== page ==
When Peter Schafer, the distinguished professor of Judaic Studies now at Princeton, brought out “Jesus in the Talmud” in 2007, he faced charges of anachronism as well as of accidentally furthering anti-Semitism. Much of what the rabbis say about Jesus in the Talmud is colored by an intervening history of Christian-Jewish conflict and is unflattering, to say the least. But Mr. Schafer’s book seems to have had the effect of permanently opening that can of worms.
Rabbinic Judaism is the form the tradition took well after the fall of Jerusalem’s Second Temple in 70 A.D. Granting that the initial break with the growing Christian movement was not a completely clean one, the temple was the major point of connection between the Jewish Christians and other Jews. After it fell, the two movements eventually separated and clashed as competitors. Generations of Jewish Christians either reverted to Judaism or were absorbed into an increasingly gentile Christianity.
The New Testament tells some, though not all, of the story of this divergence, and we can see traces of it in how the Gospels were composed and edited. With the possible exception of Matthew, they were all likely first written down in Greek, not Hebrew or its close cousin Aramaic, and certain sayings of Jesus are helpfully explained to an otherwise clueless gentile audience. The New Testament is thus a work that began as a loose collection of Jewish literature but became something very different.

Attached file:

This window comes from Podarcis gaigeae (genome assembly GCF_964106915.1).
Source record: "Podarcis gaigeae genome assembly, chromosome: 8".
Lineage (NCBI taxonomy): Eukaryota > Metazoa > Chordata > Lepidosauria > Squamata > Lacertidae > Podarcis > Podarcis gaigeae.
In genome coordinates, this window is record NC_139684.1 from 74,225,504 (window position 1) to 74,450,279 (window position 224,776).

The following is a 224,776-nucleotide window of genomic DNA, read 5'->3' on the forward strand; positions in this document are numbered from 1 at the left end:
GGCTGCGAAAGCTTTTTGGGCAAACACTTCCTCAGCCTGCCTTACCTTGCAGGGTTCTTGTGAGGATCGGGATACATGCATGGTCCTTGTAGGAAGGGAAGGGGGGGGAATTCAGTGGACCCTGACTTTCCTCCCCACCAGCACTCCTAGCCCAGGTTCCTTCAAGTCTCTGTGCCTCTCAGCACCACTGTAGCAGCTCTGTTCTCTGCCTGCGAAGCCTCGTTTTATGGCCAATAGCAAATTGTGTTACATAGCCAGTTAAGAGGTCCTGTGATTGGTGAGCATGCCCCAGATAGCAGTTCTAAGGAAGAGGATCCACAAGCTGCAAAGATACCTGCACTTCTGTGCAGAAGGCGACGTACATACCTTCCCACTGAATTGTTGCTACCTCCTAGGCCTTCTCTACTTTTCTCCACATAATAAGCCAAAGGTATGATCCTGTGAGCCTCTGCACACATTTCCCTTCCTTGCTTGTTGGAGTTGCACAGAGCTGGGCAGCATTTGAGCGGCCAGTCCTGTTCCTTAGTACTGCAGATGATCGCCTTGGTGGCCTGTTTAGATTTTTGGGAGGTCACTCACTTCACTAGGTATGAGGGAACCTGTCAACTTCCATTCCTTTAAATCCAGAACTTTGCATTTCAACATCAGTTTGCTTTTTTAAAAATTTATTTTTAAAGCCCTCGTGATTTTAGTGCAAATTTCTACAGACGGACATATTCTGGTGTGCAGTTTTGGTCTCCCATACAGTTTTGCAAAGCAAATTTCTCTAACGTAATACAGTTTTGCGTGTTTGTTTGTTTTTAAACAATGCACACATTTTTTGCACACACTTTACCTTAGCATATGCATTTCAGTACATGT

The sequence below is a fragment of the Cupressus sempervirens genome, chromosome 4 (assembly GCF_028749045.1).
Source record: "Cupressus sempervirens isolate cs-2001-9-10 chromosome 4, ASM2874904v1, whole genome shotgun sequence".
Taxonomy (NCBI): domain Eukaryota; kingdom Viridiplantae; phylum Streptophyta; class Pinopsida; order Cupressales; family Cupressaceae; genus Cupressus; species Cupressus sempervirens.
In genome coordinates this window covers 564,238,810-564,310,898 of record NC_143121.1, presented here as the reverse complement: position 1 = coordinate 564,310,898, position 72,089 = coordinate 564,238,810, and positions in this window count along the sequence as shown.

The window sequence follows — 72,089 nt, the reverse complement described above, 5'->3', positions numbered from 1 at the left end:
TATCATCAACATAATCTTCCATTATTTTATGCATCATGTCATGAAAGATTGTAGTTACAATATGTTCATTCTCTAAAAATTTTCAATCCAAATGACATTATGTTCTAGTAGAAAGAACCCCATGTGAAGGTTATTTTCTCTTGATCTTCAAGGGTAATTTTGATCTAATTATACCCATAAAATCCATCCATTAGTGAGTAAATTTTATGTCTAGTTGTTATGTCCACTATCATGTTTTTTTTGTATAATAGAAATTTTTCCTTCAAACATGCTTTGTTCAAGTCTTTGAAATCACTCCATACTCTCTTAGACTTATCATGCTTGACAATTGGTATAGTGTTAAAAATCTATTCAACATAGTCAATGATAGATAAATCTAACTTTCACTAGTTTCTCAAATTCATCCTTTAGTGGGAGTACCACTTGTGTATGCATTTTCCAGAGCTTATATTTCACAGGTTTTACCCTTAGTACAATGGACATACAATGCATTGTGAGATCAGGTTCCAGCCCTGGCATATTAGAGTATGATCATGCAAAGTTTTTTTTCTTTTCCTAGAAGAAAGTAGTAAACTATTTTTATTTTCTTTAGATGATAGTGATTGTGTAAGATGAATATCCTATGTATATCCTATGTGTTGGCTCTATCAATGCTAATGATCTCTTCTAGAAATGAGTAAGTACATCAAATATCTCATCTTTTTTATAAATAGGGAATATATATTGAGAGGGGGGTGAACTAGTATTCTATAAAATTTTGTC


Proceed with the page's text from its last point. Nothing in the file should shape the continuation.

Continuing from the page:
Whether that makes the New Testament “important for Judaism” is hard to say. We can say that it is a reliable marker for certain Jewish ideas as they affected one of the many messianic movements in the first century - the only one with any staying power, as it turned out. The scholars of “The Jewish Annotated New Testament” do us a great service by tracing those ideas.
c Jeremy Lott is editor of Real Clear Books and Real Clear Religion.